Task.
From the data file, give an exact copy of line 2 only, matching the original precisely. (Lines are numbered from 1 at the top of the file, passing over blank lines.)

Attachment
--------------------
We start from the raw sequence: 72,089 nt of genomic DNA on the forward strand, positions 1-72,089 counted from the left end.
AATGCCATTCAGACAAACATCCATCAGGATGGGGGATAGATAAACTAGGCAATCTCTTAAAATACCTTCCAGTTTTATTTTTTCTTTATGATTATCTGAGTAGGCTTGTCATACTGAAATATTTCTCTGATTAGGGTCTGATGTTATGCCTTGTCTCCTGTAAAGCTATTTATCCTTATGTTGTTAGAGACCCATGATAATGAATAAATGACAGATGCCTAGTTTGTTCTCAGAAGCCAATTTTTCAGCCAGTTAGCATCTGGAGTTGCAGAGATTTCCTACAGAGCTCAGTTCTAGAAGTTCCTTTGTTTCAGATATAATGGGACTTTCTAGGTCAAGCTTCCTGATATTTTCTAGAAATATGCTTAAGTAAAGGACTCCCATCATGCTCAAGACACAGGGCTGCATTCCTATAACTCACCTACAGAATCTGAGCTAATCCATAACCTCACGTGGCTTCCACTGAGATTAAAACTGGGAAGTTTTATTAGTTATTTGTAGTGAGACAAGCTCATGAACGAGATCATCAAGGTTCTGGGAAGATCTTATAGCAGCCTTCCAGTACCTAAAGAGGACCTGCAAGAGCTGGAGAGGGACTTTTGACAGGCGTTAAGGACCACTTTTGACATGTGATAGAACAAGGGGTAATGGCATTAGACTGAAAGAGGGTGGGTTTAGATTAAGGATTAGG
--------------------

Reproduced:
AATGCCATTCAGACAAACATCCATCAGGATGGGGGATAGATAAACTAGGCAATCTCTTAAAATACCTTCCAGTTTTATTTTTTCTTTATGATTATCTGAGTAGGCTTGTCATACTGAAATATTTCTCTGATTAGGGTCTGATGTTATGCCTTGTCTCCTGTAAAGCTATTTATCCTTATGTTGTTAGAGACCCATGATAATGAATAAATGACAGATGCCTAGTTTGTTCTCAGAAGCCAATTTTTCAGCCAGTTAGCATCTGGAGTTGCAGAGATTTCCTACAGAGCTCAGTTCTAGAAGTTCCTTTGTTTCAGATATAATGGGACTTTCTAGGTCAAGCTTCCTGATATTTTCTAGAAATATGCTTAAGTAAAGGACTCCCATCATGCTCAAGACACAGGGCTGCATTCCTATAACTCACCTACAGAATCTGAGCTAATCCATAACCTCACGTGGCTTCCACTGAGATTAAAACTGGGAAGTTTTATTAGTTATTTGTAGTGAGACAAGCTCATGAACGAGATCATCAAGGTTCTGGGAAGATCTTATAGCAGCCTTCCAGTACCTAAAGAGGACCTGCAAGAGCTGGAGAGGGACTTTTGACAGGCGTTAAGGACCACTTTTGACATGTGATAGAACAAGGGGTAATGGCATTAGACTGAAAGAGGGTGGGTTTAGATTAAGGATTAGG